When the Board of Visitors appointed Nora V. Demleitner as the first woman President in late 2021, she assumed office in 2022 as the 25th Annapolis president in the college’s 325-year history. St. John’s College is the third oldest college in the United States, and it did not start admitting women until 1951. It was established in 1696 as King William’s School and chartered in 1784 as St. John’s College in Annapolis, Maryland
Described by CIO Views as one of the 10 Most Influential Women Leaders in Education to follow in 2022, in an interview with the magazine she noted that when she first entered the education field, she said that she thought she would be a faculty member and teach and write about law for the rest of her career, never thinking about becoming a college president. In reflecting on how her experience as a law school dean served her well for the role of campus president, Demleitner noted, “Being a law school dean includes overseeing admissions and financial aid, the budget, and the curriculum…I had a lot of administrative experience before coming to St. John’s.” The interview also had her reflect on the topic of women presidents. She said, “It’s an interesting journey, and as much as I think the U.S. prides itself on gender equality and has made incredible strides in that direction, certainly women still get treated somewhat differently from men,..With the increase in the number of female presidents, board members, and philanthropists, the world is certainly changing, but challenges remain for women.” She explained that women leaders have to navigate things differently and that sometimes people underestimate what they are capable of. She stated, “You have to make people understand that you can read a budget sheet or are able to do things that are often ascribed to men,”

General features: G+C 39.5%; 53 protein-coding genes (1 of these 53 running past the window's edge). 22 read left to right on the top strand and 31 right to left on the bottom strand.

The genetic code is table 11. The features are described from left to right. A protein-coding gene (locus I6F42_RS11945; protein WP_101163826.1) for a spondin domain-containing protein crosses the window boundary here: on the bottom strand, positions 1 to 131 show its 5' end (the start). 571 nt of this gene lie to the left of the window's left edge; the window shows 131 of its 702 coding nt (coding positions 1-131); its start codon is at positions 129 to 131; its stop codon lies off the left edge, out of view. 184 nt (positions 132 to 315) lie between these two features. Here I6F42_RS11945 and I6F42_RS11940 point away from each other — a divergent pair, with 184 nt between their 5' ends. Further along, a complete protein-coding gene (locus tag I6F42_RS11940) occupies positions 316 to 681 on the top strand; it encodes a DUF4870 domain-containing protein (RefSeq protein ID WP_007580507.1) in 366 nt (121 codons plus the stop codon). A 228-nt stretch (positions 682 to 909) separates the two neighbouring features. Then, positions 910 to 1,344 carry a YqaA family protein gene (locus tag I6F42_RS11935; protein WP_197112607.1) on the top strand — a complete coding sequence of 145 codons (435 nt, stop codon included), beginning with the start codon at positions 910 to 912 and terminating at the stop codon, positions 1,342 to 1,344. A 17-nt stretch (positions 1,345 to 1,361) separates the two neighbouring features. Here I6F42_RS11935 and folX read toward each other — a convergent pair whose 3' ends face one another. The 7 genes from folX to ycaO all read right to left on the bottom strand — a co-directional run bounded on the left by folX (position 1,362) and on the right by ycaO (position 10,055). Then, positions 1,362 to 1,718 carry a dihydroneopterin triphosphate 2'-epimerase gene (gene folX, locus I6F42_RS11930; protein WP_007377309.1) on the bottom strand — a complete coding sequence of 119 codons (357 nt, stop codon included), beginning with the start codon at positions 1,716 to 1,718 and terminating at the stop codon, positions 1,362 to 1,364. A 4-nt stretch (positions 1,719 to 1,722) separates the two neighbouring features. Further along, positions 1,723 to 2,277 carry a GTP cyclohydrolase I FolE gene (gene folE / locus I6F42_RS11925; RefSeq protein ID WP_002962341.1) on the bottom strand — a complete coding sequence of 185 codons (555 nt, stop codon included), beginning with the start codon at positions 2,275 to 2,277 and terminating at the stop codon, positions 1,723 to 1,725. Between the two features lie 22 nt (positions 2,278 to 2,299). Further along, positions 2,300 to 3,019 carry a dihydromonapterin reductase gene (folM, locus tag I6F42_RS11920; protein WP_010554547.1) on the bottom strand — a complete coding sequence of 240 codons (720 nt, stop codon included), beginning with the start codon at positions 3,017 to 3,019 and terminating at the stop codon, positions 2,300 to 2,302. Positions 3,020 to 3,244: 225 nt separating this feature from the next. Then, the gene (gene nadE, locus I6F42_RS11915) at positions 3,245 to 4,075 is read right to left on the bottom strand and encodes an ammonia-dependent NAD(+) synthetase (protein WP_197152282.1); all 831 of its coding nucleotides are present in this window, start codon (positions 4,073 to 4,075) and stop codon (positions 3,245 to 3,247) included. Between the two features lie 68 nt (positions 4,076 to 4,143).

Prior to joining the St. John's College, Demleitner has served as the first woman dean of both Hofstra Law School and Washington and Lee University School of Law. She is a noted scholar and expert in criminal law, and is the editor of the Federal Sentencing Reporter, and served on the executive editorial board of the American Journal of Comparative Law. She is the lead author of Sentencing Law and Policy, a major casebook on sentencing law, published by Wolters Kluwer/Aspen Law & Business. Nora Demleitner is an elected member of the International Academy of Comparative Law, the American Law Institute, the European Law Institute, and a Fellow of the American Bar Foundation.
She received her J.D. from Yale and her LL.M. from Georgetown in international and comparative law. Following graduation from law school, Demleitner clerked for the Hon. Samuel A. Alito, Jr., then a member of the U.S. Court of Appeals for the Third Circuit. She also testified before Congress during Justice Alito’s confirmation hearings for the U.S. Supreme Court.
Nora Demleitner began her career in academia at St. Mary’s University School of Law in San Antonio. She was a senior research fellow at SUNY Buffalo’s Baldy Center, and the Boden Visitor at Marquette Law School. She also taught at the University of Michigan Law School and St. Thomas University School of Law in Miami, as well as in Europe at the University of Freiburg, Germany and the Sant’ Anna Institute of Advanced Research in Pisa, Italy. Multiple times she was a visiting researcher at the Max-Planck-Institute for Foreign and International Criminal Law in Germany.